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My approach was to create hundred thousand local collections and populate them with random strings, something like this:

    SecureRandom random = new SecureRandom();
    for(int i = 0 ; i < 100000 ; i++){
        HashMap<String, String> map = new HashMap<String, String>();
        for(int j = 0 ; j < 30 ; j++){
            map.put(new BigInteger(130, random).toString(32), new BigInteger(130, random).toString(32));

I have provided -XX:+UseGCOverheadLimit jvm parameter too, but can not get the error. Is there any easy and reliable way/hack to get this error?

share|improve this question
Save the maps inside another collection that is declared outside the for loops and add a while(true) before the first for loop. – Luiggi Mendoza Jun 14 '13 at 16:11
Good question! It is easy enough to reproduce a "heap OOM", but reproducing the overhead limit is MUCH trickier... I wonder if it is even possible! (purposefully, that is) – fge Jun 14 '13 at 16:12
Make outer for loop as while(true) this is reproduce the error. – Kumar Jun 14 '13 at 16:14
@StephenC - Yes,100% true. – Kumar Jun 14 '13 at 16:51
up vote 7 down vote accepted

Since you haven't accepted any answer, I'll assume that none of them have worked for you. Here's one that will. But first, a review of the conditions that trigger this error:

The parallel collector will throw an OutOfMemoryError if too much time is being spent in garbage collection: if more than 98% of the total time is spent in garbage collection and less than 2% of the heap is recovered

So, you have to consume almost all of the heap, keep it allocated, and then allocate lots of garbage. Putting lots of stuff into a Map isn't going to do this for you.

public static void main(String[] argv)
throws Exception
    List<Object> fixedData = consumeAvailableMemory();
    while (true)
        Object data = new byte[64 * 1024 - 1];

private static List<Object> consumeAvailableMemory()
throws Exception
    LinkedList<Object> holder = new LinkedList<Object>();
    while (true)
            holder.add(new byte[128 * 1024]);
        catch (OutOfMemoryError ex)
            return holder;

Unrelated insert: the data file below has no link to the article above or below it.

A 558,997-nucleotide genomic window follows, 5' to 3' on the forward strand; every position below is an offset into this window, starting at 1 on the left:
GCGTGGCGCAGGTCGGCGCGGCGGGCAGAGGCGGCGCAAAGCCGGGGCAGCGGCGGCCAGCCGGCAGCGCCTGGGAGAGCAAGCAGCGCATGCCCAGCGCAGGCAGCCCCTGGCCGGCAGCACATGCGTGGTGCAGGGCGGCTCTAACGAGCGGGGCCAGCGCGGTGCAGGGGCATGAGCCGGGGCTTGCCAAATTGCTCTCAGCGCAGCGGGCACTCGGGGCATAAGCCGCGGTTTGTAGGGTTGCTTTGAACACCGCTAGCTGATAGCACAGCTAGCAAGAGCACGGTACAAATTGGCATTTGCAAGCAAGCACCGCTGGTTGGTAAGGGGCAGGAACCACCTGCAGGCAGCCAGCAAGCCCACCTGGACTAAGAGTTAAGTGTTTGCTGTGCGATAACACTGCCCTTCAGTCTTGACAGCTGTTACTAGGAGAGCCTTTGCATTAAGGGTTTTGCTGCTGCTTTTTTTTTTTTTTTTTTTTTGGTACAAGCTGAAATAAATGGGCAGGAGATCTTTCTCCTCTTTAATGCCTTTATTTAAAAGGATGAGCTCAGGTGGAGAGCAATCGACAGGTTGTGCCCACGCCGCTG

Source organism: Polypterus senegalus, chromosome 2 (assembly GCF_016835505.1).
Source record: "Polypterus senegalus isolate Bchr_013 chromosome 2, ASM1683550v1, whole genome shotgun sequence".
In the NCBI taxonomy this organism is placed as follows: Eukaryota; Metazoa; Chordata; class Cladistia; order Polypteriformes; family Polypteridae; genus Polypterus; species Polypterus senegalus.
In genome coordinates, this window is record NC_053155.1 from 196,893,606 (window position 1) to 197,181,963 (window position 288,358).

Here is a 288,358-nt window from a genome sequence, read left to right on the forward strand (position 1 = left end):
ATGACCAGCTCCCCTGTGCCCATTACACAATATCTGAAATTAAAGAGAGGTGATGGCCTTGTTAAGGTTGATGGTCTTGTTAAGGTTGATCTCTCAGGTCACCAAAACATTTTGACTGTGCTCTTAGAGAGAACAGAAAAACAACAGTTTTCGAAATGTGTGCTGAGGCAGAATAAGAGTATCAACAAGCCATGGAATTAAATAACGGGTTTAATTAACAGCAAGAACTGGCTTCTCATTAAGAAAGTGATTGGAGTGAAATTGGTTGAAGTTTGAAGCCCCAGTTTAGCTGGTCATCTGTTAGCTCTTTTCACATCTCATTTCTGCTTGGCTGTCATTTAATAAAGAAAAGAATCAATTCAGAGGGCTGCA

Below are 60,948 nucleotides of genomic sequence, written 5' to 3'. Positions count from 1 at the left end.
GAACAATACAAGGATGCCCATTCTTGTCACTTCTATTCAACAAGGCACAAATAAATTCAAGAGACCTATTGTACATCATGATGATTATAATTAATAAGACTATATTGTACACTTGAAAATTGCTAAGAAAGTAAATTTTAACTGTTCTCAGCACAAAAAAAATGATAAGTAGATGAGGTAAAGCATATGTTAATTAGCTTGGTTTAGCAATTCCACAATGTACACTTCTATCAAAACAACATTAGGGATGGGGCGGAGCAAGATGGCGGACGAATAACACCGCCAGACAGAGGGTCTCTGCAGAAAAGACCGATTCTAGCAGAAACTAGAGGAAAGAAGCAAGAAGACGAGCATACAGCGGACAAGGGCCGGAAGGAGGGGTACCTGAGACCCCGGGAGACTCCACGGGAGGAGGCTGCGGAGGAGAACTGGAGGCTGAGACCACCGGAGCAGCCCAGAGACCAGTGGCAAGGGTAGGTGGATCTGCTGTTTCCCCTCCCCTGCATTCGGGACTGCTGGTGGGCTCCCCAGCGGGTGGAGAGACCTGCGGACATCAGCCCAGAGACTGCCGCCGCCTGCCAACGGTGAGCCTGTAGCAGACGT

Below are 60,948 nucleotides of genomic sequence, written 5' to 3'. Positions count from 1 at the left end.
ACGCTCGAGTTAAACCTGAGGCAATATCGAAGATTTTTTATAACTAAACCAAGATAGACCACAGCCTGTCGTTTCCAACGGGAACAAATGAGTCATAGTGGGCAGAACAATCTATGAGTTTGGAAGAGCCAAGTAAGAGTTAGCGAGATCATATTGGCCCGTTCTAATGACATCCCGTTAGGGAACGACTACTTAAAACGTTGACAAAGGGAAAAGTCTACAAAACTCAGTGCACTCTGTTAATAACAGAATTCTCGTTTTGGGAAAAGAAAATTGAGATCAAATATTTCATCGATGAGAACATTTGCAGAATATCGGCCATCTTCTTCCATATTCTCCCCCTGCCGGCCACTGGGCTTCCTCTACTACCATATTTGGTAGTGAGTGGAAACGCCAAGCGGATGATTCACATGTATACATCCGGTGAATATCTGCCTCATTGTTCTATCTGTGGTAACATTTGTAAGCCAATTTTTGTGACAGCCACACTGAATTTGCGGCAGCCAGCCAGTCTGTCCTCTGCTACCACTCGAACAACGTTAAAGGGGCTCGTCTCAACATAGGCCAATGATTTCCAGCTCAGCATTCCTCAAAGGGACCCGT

The consumeAvailableMemory() method fills up the heap with relatively small chunks of memory. "Relatively small" is important because the JVM will put "large" objects (512k bytes in my experience) directly into the tenured generation, leaving the young generation empty.

After I've consumed most of the heap, I just allocate and discard. The smaller block size in this phase is important: I know that I'll have enough memory for at least one allocation, but probably not more than two. This will keep the GC active.

Running this produces the desired error in under a second:

> java -Xms1024m -Xmx1024m GCOverheadTrigger
Exception in thread "main" java.lang.OutOfMemoryError: GC overhead limit exceeded
    at GCOverheadTrigger.main(

And, for completeness, here's the JVM that I'm using:

> java -version
java version "1.6.0_45"
Java(TM) SE Runtime Environment (build 1.6.0_45-b06)
Java HotSpot(TM) 64-Bit Server VM (build 20.45-b01, mixed mode)

And now my question for you: why in the world would you want to do this?

share|improve this answer
+1 for a very nice way of permanently consuming nearly all the memory, in order to reproduce. – Andrzej Doyle Jun 21 '13 at 15:25
Answering your question: wanted to test if JVM can still somehow recover from this state, maybe with some help of supervisor or other service. To be honest I also do not get the point of this exception since JVM become unresponsive soon after this exception. I would rather expect JVM to terminate (fail fast approach). – mkorszun Jun 25 '13 at 16:54
@mkorszun - that's really the point of the exception: shut the JVM down rather than keep trying to free up space. Like most OOM errors, it indicates that you haven't allocated enough heap to run your program (sometimes "enough" is infinite, but more often the program has a real upper bound that it needs). The one time that I saw this error in a real program, we were maintaining a large set of objects that would be updated by incoming messages. The messages were short-lived, so would be constantly collected. The error went away when we increased the heap. – kdgregory Jun 30 '13 at 12:16


HashMap<String, String> map = new HashMap<String, String>();

is scoped within the loop and there are no external (long-term) references to the map created as the loop iterates. Hence each map will be eligible for garbage collection at the end of each loop iteration.

You need to create a collection of objects outside the loop, and use the loop to populate that collection.

share|improve this answer
Although that would certainly trigger a "heap OOM", not an overhead limit, right? – fge Jun 14 '13 at 16:14

I think this should do the trick ... if you run it long enough:

HashMap<Long, String> map = new HashMap<Long, String>();
for (long i = 0; true; i++) {
    for (int j = 0; j < 100; j++) {
        String s = "" + j;
        map.put(i, s);

What I'm doing is slowly building up the amount of the non-garbage, while creating a significant amount of garbage at the same time. If this is run until the non-garbage fills nearly all of the heap, the GC will get to a point where the % of time spent garbage collecting exceeds the threshold.

share|improve this answer
it still throws java.lang.OutOfMemoryError: Java heap space – mkorszun Jun 14 '13 at 16:36
Increase the loop counter for the inner loop. – Stephen C Jun 14 '13 at 16:40
I guess you can always -Xmx8M if you want to shorten the running time ;) – fge Jun 14 '13 at 17:03
Nah ... if you are intent on torturing a JVM, you should prolong the pain as much as possible. ;-) – Stephen C Jun 15 '13 at 4:20

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